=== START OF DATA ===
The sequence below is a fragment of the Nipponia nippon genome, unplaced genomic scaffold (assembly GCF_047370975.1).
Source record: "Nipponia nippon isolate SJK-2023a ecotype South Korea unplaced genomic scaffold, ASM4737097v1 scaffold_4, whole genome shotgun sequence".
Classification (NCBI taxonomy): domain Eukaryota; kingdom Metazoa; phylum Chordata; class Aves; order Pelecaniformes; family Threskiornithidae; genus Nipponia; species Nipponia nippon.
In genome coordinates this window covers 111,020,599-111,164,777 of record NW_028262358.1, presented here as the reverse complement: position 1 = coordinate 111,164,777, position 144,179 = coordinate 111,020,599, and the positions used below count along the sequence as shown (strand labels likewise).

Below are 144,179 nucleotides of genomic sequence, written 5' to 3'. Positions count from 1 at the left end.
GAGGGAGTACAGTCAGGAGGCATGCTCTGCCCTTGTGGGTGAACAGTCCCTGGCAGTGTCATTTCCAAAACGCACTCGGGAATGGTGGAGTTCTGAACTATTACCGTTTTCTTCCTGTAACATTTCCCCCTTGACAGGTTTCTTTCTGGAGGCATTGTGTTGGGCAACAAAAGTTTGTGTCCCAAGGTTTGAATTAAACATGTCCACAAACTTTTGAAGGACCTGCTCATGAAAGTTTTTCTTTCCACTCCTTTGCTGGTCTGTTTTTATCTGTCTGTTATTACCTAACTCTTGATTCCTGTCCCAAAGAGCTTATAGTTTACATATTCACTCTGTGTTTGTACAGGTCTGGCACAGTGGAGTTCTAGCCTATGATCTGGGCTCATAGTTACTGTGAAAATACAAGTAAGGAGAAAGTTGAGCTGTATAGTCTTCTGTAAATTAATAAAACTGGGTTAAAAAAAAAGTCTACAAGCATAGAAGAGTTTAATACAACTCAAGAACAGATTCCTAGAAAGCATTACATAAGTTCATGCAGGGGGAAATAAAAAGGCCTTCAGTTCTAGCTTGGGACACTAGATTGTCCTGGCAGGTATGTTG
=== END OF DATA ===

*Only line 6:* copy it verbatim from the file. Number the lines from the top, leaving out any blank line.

GAGGGAGTACAGTCAGGAGGCATGCTCTGCCCTTGTGGGTGAACAGTCCCTGGCAGTGTCATTTCCAAAACGCACTCGGGAATGGTGGAGTTCTGAACTATTACCGTTTTCTTCCTGTAACATTTCCCCCTTGACAGGTTTCTTTCTGGAGGCATTGTGTTGGGCAACAAAAGTTTGTGTCCCAAGGTTTGAATTAAACATGTCCACAAACTTTTGAAGGACCTGCTCATGAAAGTTTTTCTTTCCACTCCTTTGCTGGTCTGTTTTTATCTGTCTGTTATTACCTAACTCTTGATTCCTGTCCCAAAGAGCTTATAGTTTACATATTCACTCTGTGTTTGTACAGGTCTGGCACAGTGGAGTTCTAGCCTATGATCTGGGCTCATAGTTACTGTGAAAATACAAGTAAGGAGAAAGTTGAGCTGTATAGTCTTCTGTAAATTAATAAAACTGGGTTAAAAAAAAAGTCTACAAGCATAGAAGAGTTTAATACAACTCAAGAACAGATTCCTAGAAAGCATTACATAAGTTCATGCAGGGGGAAATAAAAAGGCCTTCAGTTCTAGCTTGGGACACTAGATTGTCCTGGCAGGTATGTTG